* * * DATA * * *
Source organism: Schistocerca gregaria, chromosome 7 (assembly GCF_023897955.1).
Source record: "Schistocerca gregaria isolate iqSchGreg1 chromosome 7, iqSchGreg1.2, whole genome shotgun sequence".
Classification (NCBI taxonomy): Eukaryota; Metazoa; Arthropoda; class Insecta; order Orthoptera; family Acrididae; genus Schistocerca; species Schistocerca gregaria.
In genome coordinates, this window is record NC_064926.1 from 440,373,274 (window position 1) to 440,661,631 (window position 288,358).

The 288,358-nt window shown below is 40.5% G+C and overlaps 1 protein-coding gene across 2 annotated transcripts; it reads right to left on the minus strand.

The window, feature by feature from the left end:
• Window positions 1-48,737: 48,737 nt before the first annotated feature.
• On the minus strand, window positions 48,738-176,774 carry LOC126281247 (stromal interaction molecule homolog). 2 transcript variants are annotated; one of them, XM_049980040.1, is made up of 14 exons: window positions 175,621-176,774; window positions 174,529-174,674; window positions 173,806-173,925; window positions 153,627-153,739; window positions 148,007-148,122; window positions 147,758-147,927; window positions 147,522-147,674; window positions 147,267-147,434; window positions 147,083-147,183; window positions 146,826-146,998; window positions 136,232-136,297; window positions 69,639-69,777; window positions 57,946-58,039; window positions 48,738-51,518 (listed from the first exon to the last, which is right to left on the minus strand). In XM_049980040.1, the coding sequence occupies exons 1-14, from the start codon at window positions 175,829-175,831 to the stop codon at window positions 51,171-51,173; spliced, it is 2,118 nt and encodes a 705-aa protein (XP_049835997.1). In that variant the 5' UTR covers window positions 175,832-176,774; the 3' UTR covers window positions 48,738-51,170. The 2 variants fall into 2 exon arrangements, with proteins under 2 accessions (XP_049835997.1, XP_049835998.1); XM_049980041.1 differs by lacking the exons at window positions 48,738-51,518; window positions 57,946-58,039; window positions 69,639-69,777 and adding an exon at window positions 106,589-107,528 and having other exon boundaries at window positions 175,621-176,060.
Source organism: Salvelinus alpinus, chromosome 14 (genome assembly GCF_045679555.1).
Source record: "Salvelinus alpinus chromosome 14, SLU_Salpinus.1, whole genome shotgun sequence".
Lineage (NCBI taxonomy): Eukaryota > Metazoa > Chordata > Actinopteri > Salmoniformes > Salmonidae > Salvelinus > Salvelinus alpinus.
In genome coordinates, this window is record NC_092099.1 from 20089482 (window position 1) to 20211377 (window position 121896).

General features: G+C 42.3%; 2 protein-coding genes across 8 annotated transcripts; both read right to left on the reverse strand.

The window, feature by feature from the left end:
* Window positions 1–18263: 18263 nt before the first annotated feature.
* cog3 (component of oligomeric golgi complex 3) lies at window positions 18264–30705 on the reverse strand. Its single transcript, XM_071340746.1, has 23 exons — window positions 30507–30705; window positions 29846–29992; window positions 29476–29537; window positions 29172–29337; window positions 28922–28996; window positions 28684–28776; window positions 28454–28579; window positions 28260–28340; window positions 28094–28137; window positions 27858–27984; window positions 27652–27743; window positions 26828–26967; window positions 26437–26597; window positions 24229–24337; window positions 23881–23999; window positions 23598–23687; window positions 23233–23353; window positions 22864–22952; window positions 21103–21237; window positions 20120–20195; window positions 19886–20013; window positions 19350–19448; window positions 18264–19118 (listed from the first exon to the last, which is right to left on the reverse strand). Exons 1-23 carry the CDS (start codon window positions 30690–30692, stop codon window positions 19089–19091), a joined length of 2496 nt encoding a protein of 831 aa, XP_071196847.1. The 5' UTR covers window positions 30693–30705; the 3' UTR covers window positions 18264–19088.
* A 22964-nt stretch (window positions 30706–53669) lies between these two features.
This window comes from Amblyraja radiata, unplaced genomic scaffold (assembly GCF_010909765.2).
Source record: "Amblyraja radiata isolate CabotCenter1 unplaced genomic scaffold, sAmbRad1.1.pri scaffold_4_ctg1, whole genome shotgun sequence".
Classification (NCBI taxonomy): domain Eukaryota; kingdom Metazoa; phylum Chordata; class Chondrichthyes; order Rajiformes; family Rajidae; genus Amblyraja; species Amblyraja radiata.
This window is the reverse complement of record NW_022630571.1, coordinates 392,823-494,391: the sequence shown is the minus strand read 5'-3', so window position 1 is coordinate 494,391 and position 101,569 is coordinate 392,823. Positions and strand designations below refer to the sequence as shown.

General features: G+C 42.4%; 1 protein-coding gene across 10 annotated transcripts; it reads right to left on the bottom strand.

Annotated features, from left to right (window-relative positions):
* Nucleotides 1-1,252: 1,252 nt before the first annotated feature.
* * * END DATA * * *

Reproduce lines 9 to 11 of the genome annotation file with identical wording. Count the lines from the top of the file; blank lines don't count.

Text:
Source organism: Salvelinus alpinus, chromosome 14 (genome assembly GCF_045679555.1).
Source record: "Salvelinus alpinus chromosome 14, SLU_Salpinus.1, whole genome shotgun sequence".
Lineage (NCBI taxonomy): Eukaryota > Metazoa > Chordata > Actinopteri > Salmoniformes > Salmonidae > Salvelinus > Salvelinus alpinus.